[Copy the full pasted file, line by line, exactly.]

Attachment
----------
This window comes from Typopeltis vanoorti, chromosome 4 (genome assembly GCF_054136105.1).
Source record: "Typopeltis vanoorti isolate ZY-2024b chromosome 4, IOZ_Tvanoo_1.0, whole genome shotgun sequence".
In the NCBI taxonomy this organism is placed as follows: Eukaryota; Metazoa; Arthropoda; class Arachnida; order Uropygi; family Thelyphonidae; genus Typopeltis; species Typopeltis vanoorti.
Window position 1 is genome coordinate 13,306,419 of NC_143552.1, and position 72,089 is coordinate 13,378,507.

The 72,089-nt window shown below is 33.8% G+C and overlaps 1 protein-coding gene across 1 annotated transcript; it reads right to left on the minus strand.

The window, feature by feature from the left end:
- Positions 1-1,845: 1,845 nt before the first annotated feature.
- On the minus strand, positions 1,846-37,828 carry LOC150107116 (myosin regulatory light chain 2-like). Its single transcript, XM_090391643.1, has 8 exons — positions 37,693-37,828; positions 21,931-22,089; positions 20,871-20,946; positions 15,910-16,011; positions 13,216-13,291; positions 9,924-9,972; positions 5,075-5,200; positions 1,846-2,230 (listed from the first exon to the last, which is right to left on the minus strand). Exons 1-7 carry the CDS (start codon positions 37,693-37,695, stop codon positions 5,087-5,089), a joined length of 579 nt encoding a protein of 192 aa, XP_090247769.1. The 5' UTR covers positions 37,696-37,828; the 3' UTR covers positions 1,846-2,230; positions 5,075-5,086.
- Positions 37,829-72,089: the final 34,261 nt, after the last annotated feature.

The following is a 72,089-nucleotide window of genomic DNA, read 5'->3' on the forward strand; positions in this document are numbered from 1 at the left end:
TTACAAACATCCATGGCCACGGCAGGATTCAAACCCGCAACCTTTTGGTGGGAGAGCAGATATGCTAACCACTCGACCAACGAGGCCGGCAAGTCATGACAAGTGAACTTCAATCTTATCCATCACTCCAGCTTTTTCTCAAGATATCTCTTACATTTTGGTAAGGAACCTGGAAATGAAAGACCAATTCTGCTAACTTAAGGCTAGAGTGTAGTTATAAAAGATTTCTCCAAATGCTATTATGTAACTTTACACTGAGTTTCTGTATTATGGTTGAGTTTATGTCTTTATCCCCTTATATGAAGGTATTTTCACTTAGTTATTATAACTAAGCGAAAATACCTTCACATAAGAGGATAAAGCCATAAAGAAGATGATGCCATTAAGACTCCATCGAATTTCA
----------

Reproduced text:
This window comes from Typopeltis vanoorti, chromosome 4 (genome assembly GCF_054136105.1).
Source record: "Typopeltis vanoorti isolate ZY-2024b chromosome 4, IOZ_Tvanoo_1.0, whole genome shotgun sequence".
In the NCBI taxonomy this organism is placed as follows: Eukaryota; Metazoa; Arthropoda; class Arachnida; order Uropygi; family Thelyphonidae; genus Typopeltis; species Typopeltis vanoorti.
Window position 1 is genome coordinate 13,306,419 of NC_143552.1, and position 72,089 is coordinate 13,378,507.

The 72,089-nt window shown below is 33.8% G+C and overlaps 1 protein-coding gene across 1 annotated transcript; it reads right to left on the minus strand.

The window, feature by feature from the left end:
- Positions 1-1,845: 1,845 nt before the first annotated feature.
- On the minus strand, positions 1,846-37,828 carry LOC150107116 (myosin regulatory light chain 2-like). Its single transcript, XM_090391643.1, has 8 exons — positions 37,693-37,828; positions 21,931-22,089; positions 20,871-20,946; positions 15,910-16,011; positions 13,216-13,291; positions 9,924-9,972; positions 5,075-5,200; positions 1,846-2,230 (listed from the first exon to the last, which is right to left on the minus strand). Exons 1-7 carry the CDS (start codon positions 37,693-37,695, stop codon positions 5,087-5,089), a joined length of 579 nt encoding a protein of 192 aa, XP_090247769.1. The 5' UTR covers positions 37,696-37,828; the 3' UTR covers positions 1,846-2,230; positions 5,075-5,086.
- Positions 37,829-72,089: the final 34,261 nt, after the last annotated feature.

The following is a 72,089-nucleotide window of genomic DNA, read 5'->3' on the forward strand; positions in this document are numbered from 1 at the left end:
TTACAAACATCCATGGCCACGGCAGGATTCAAACCCGCAACCTTTTGGTGGGAGAGCAGATATGCTAACCACTCGACCAACGAGGCCGGCAAGTCATGACAAGTGAACTTCAATCTTATCCATCACTCCAGCTTTTTCTCAAGATATCTCTTACATTTTGGTAAGGAACCTGGAAATGAAAGACCAATTCTGCTAACTTAAGGCTAGAGTGTAGTTATAAAAGATTTCTCCAAATGCTATTATGTAACTTTACACTGAGTTTCTGTATTATGGTTGAGTTTATGTCTTTATCCCCTTATATGAAGGTATTTTCACTTAGTTATTATAACTAAGCGAAAATACCTTCACATAAGAGGATAAAGCCATAAAGAAGATGATGCCATTAAGACTCCATCGAATTTCA